Monthly Archives: July 2017

Griffin House

July 22, 2017

Enerals Griffin arrived in Port Stanley in 1829 with his wife Priscilla from the United States. They came to Canada via the underground railroad to start a new life where black people had a measure of freedom that they didn’t have in Virginia at the time.  There is no record of where the Griffin family lived during the years between 1829 and 1834 but they started a family and saved enough money to establish themselves.  In 1834 they bought a small one and a half story, four room house that had been built in 1827 and was owned by George Hogeboom.  It has a front-sloping gable roof and is clad in unfinished horizontal clapboards.  The picture below shows the house and the old driveway while the cover photo shows a closer view of the front of the house.

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Along with the house, they purchased 50 acres of land on Mineral Springs Road in Ancaster, from which they would make a living and sustain their family.  Over the next 154 years, the family would continue to farm the property until it was sold to the Hamilton Conservation Authority in 1988.  The house was named as a National Historic Site in 2008 partly because it is one of last early 19th century Georgian Style clapboard homes in the Ancaster area.  It is also listed as one of six sites in Ontario that is culturally relevant to Canadian Black history.  Rather than settling in an area that was designated for former slaves, the Griffins chose to buy a farm and live in a predominantly white European area.  The area has been determined to be archaeologically sensitive and digs on the site have uncovered over 3,000 artifacts including stoneware and clay pipes.  The ruins of the family saw mill stand near the crest of a waterfall on a small tributary of Sulphur Creek.  The original boards for the construction of the home were cut in this saw mill from trees that were felled on the property.

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Following the Griffin Trail to the Homestead Trail allows you to explore the property and also brings you to the waterfall.  Known as Griffin Falls and also as Heritage Falls there was very little water on this day and moss was taking over the cliff face.  In the spring there is normally water here and this is the best time to view this 5-metre washboard classical cascade.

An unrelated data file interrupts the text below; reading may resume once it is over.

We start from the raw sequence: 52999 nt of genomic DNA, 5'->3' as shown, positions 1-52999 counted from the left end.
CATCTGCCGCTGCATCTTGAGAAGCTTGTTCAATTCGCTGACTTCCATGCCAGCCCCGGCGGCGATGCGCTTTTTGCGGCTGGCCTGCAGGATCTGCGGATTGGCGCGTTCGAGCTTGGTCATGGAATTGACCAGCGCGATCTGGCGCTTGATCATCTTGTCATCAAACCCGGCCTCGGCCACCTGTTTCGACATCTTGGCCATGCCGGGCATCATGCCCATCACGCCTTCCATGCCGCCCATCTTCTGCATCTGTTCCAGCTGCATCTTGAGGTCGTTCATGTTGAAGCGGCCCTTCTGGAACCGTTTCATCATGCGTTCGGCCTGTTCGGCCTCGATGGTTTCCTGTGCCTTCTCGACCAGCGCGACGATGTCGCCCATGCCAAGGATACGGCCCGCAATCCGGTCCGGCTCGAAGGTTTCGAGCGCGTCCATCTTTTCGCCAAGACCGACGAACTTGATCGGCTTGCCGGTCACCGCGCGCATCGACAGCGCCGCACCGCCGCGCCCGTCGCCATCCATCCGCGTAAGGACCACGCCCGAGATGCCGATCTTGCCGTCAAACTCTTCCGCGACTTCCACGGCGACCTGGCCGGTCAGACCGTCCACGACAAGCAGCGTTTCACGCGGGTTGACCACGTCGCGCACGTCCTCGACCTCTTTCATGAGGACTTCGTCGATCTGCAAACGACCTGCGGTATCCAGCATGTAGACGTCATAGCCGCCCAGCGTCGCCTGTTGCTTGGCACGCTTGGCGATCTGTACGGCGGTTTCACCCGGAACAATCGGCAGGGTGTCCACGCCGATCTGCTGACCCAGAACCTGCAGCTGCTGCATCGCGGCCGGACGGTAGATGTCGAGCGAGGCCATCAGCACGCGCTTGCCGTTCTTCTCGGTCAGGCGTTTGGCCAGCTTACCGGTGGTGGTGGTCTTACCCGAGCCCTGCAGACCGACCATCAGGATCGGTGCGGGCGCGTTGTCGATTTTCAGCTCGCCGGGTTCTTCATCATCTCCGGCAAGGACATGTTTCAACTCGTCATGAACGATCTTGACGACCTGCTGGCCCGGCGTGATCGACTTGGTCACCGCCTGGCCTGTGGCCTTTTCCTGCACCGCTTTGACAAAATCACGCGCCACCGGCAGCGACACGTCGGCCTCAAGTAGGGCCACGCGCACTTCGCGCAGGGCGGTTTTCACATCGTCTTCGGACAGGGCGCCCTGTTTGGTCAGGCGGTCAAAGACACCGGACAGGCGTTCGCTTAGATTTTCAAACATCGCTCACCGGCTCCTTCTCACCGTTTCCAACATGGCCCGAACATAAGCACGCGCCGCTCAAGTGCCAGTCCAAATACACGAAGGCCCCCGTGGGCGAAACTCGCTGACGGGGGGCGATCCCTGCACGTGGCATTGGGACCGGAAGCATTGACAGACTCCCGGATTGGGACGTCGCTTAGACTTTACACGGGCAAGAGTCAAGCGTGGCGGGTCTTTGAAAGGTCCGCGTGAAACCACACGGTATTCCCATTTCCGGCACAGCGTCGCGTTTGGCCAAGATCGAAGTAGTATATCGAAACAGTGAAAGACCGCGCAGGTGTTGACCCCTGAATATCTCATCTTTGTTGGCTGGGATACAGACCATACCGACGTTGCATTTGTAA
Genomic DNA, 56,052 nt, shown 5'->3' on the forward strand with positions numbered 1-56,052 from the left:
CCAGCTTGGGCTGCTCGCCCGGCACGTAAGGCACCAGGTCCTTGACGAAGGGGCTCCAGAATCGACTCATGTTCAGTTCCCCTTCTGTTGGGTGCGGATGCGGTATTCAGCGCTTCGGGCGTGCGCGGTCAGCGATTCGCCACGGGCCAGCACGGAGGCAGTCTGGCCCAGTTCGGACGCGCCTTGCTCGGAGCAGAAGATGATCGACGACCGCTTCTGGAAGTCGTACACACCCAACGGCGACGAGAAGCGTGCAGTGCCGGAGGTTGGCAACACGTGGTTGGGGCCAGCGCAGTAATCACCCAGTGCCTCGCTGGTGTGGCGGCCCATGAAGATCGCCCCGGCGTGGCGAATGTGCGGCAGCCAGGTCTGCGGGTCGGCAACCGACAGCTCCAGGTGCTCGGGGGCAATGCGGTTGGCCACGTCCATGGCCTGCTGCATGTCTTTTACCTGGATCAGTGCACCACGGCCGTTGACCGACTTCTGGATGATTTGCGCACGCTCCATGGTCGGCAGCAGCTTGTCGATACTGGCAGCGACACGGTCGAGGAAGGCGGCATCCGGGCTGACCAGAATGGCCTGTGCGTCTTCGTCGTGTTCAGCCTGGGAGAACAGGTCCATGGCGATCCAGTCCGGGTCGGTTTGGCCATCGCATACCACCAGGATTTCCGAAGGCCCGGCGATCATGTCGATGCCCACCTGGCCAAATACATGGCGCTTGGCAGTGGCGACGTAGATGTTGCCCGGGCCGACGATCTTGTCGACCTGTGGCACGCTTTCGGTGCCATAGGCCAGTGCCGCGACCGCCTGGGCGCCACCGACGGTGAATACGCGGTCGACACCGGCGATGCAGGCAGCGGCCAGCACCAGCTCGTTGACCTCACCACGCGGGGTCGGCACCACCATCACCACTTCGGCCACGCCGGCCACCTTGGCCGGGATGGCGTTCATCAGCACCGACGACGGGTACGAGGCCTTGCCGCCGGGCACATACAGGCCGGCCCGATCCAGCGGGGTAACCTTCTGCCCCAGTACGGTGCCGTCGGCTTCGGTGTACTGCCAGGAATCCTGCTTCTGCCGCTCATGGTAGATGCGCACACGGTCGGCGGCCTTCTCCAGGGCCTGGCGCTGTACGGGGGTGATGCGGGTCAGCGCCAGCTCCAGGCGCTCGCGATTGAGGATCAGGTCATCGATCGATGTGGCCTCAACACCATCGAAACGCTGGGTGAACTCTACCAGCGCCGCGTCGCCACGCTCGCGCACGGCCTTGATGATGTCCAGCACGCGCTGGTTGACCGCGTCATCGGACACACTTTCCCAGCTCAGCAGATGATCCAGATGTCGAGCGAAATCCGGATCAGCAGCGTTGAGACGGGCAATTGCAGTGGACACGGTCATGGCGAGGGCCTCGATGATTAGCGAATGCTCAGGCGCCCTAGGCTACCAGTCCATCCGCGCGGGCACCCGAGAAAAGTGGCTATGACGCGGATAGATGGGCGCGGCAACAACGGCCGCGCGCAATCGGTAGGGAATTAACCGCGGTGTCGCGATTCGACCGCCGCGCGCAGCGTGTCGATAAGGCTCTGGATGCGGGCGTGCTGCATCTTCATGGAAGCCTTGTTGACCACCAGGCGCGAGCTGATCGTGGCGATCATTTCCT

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We had parked at The Hermitage where there is a 10 dollar fee per car.  In the corner of the parking lot, the old gatehouse for the Hermitage still guards the entrance.

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Behind the gatehouse is Hermitage Cascade on Hermitage Creek.  This 4-metre cascade falls had a much better flow than the close by Griffin Falls.

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On a previous visit, the Hermitage was under restoration and we wanted to see how the job had turned out. There are many trails through the property including the Bruce Trail and we followed the one leading to the old homestead.  The ruins of the main house have been restored on three sides.  The burned ends of the second-floor beams can still be seen sticking out of the wall.

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Google Maps Link: Griffin House